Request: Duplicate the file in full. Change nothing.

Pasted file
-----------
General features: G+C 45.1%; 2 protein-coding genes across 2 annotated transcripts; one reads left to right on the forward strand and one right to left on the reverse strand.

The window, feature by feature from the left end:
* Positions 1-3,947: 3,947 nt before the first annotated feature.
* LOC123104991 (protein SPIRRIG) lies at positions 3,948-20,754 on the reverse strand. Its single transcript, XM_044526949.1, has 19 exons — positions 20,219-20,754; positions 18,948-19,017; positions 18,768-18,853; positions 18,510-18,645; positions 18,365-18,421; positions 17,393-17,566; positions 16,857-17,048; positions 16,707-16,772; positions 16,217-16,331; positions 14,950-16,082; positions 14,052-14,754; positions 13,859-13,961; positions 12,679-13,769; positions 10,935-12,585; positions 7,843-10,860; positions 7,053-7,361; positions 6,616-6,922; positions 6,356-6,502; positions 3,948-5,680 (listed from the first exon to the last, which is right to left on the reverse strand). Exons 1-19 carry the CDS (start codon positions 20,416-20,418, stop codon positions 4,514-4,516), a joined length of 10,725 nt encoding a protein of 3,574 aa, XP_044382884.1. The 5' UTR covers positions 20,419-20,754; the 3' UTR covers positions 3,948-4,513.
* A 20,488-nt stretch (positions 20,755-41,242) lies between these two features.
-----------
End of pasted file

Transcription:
General features: G+C 45.1%; 2 protein-coding genes across 2 annotated transcripts; one reads left to right on the forward strand and one right to left on the reverse strand.

The window, feature by feature from the left end:
* Positions 1-3,947: 3,947 nt before the first annotated feature.
* LOC123104991 (protein SPIRRIG) lies at positions 3,948-20,754 on the reverse strand. Its single transcript, XM_044526949.1, has 19 exons — positions 20,219-20,754; positions 18,948-19,017; positions 18,768-18,853; positions 18,510-18,645; positions 18,365-18,421; positions 17,393-17,566; positions 16,857-17,048; positions 16,707-16,772; positions 16,217-16,331; positions 14,950-16,082; positions 14,052-14,754; positions 13,859-13,961; positions 12,679-13,769; positions 10,935-12,585; positions 7,843-10,860; positions 7,053-7,361; positions 6,616-6,922; positions 6,356-6,502; positions 3,948-5,680 (listed from the first exon to the last, which is right to left on the reverse strand). Exons 1-19 carry the CDS (start codon positions 20,416-20,418, stop codon positions 4,514-4,516), a joined length of 10,725 nt encoding a protein of 3,574 aa, XP_044382884.1. The 5' UTR covers positions 20,419-20,754; the 3' UTR covers positions 3,948-4,513.
* A 20,488-nt stretch (positions 20,755-41,242) lies between these two features.